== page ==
Progressive Skills in English 2: Teacher’s Book
Do you need English in your studies? Then you need the Progressive Skills in English Course.
The course builds the skills required for lectures, tutorials, reading research and written assignments in English.
Now with fantastic, extensive online resources at www.skillsinenglish.com
Listening skills include:
- understanding signpost language
- recognizing the organization of a lecture
- recognizing change of sub-topic
- predicting content from linking words
- note-taking: classification
Speaking skills include:
- showing understanding
- showing lack of understanding
- talking about research
- taking part in a tutorial
- giving a talk with slides
Reading skills include:
- finding information quickly
- predicting content
- distinguishing between fact and possibility
Writing skills include:
- comparing events and ideas
- connecting ideas with and/but
- recording and displaying results
- using basic paragraph structure: point, explanation, example
Go to www.skillsinenglish.com for fantastic, free student resources to practise, and improve on your skills. Resources include practice activities for: vocabulary, grammar, reading, listening and speaking.
Did you know? Progressive Skills is also available in separate Listening & Speaking, Reading and Writing courses.
Accompanying Progressive Skills in English 2 Course Book and Workbook also available.
20 Oct 2011
Number of pages: 250
Theme 1: Culture and civilization
Theme 2: Technology
Theme 3: Arts and media
Theme 4: Sports and leisure
Theme 5: Nutrition and health
Terry Phillips has worked in ELT for more than 35 years as a teacher, teaching supervisor, manager and language school owner. As a consultant, he has worked in more than 20 countries in all parts of the world, advising state and private language institutions on all aspects of school management.
For the last ten years, he has been a full time freelance writer with his wife Anna, producing more than 160 published books in ELT. Although he and Anna have worked for all the major publishers, all recent works have been for Garnet Education.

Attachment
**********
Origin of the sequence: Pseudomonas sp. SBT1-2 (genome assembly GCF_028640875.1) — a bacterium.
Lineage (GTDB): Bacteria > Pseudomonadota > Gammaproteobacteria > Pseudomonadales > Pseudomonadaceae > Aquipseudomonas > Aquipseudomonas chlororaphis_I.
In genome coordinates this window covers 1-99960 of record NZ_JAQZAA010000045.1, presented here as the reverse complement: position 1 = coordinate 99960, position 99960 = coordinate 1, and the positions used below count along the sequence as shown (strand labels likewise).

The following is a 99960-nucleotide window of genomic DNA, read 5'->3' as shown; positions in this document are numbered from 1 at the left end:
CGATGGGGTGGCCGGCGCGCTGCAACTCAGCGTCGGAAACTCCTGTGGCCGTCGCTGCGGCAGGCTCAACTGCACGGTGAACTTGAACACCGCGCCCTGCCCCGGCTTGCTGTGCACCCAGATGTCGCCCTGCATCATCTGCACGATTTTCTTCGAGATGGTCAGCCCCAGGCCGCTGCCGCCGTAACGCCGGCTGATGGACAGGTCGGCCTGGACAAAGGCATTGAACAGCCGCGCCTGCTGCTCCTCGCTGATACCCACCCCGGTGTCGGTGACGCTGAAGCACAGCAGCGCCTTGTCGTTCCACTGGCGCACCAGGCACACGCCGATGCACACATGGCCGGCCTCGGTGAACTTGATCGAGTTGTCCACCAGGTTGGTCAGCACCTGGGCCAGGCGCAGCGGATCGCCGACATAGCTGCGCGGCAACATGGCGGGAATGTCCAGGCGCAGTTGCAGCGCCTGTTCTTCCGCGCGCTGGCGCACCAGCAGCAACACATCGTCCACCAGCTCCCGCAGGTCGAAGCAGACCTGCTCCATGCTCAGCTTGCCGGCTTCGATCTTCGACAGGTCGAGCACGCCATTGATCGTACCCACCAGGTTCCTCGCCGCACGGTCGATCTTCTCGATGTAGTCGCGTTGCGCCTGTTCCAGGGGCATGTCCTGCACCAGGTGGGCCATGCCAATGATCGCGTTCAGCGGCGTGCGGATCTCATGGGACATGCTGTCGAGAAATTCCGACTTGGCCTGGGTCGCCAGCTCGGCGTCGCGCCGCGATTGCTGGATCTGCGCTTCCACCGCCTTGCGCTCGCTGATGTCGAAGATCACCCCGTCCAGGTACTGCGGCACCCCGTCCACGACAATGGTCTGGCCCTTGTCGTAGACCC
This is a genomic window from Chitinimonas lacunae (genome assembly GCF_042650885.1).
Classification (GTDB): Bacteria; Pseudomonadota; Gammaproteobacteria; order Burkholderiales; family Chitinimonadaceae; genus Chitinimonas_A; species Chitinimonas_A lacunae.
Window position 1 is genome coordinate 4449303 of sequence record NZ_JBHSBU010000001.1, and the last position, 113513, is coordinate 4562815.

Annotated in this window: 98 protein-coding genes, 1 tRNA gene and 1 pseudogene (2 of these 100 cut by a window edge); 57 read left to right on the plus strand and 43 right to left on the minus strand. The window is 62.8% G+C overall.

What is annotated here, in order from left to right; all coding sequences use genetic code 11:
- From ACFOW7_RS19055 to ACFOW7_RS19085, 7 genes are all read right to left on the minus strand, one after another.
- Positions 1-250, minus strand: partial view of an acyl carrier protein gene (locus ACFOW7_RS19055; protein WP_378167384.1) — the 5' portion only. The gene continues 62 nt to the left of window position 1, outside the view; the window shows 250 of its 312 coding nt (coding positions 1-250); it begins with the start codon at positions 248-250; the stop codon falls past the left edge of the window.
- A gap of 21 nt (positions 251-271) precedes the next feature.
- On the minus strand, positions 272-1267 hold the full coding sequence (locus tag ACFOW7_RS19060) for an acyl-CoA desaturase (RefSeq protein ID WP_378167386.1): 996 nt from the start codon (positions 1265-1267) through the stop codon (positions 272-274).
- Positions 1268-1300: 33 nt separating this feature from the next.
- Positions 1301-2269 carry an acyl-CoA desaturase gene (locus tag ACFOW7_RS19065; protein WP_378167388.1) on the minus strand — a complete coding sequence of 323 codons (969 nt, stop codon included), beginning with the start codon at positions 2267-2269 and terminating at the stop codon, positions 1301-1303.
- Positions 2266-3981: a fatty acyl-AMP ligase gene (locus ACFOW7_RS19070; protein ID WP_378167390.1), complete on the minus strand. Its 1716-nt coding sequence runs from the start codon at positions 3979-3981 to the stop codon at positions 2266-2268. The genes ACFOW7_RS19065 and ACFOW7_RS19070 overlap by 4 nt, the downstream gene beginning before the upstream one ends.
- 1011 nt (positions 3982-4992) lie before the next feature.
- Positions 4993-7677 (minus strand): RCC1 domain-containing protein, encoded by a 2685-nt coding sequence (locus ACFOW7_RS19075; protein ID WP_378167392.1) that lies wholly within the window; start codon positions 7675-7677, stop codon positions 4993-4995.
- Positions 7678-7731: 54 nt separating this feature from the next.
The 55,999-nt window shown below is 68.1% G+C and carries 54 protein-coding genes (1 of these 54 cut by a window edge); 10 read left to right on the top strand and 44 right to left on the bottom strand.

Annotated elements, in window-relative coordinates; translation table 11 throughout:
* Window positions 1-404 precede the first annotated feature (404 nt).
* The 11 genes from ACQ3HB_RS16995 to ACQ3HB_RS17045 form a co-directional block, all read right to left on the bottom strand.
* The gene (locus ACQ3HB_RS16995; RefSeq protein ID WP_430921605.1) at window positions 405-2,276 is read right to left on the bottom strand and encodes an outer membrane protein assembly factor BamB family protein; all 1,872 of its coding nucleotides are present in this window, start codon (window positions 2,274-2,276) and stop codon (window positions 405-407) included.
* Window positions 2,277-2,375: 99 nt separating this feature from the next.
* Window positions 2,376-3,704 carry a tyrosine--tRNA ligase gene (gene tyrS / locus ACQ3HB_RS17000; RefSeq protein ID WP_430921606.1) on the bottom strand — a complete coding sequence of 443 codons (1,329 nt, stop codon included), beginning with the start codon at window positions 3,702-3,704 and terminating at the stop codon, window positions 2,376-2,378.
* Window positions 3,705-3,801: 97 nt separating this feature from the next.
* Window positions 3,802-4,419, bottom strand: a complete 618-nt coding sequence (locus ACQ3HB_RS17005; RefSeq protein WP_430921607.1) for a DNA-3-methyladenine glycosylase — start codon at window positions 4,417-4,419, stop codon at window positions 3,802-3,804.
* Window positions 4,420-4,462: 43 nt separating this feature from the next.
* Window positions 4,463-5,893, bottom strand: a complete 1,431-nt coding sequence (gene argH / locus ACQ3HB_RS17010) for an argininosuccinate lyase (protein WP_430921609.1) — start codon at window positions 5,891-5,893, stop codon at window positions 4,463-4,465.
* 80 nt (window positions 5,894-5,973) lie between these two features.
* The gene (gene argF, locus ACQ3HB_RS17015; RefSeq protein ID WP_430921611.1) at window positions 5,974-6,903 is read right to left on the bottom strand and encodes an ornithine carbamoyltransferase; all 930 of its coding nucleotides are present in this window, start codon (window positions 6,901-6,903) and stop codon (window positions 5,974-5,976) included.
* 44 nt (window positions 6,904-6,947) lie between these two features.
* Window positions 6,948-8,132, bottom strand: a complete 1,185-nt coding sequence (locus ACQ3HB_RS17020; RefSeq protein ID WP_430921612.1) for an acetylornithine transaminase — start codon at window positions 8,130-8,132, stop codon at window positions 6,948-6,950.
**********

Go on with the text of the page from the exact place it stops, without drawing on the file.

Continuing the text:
Terry is the series editor of the English for Specific Academic Purposes series for Garnet Education, which aims to prepare students to entry into a particular faculty for English-medium tertiary education. The series won the ESU award in 2009.
Anna Phillips has worked in ELT for more than 30 years. She has worked as a teacher of both multilingual and monolingual classes, with teenagers and adults, in both the UK and abroad.
Anna began writing materials for special courses as a senior teacher working for the British Council in Oman. Later, as Director of Studies and Owner-Manager of the International House school in Oman, she spent much of her time adapting and developing materials, owing to the lack of suitable course books for the needs of the students. During this period Anna was also extensively involved in teacher training, both in-service and also for CELTA and DELTA. She was also an examiner for CELTA and travelled extensively throughout the Gulf region in this role.
In 1989 Anna completed her MA (TEFL) from Reading University.
Since returning to the UK, Anna has worked with Terry Phillips on a large number of textbooks for a variety of publishers. Anna’s particular interest is making course books more ‘user friendly’ for teachers who are not native speakers of English.
“Progressive Skills in English is a topic based coursebook, consisting of five themes: culture and civilization, technology, arts and media, sports and leisure along with nutrition and health. Although each unit focuses on one particular skill, space is given for vocabulary and grammar, and practice of the other skills.
The thing I like most about the book is the variety it offers, and the meticulous way it handles all four skills. All skill sections have the five same subsections: Vocabulary for the skill; Real time; Learning new skills; Grammar for the skill, and Applying new skills. The exercise types and layout are varied, the visuals are vivid, and the CDs and DVD are of good quality with different accents.
Listening and pronunciation work stand out. In Theme 1, Real time listening, there is a variation on cloze tests which I hadn’t seen before. The recording is of a talk where the speaker pauses and students are asked to predict the words. It feels realistic. The listener can complete the speaker’s words because they want to show they are interested and following the conversation, or because the speaker can’t think of a word. I tried it out with my preintermediate speaking class. First, we personalised the subject of festivals and rituals, then I had them listen to a talk about the subject and complete the sentences in any way they liked. Exact words were not expected but they were still able to predict most of the words. There were a few blanks where we discussed alternatives.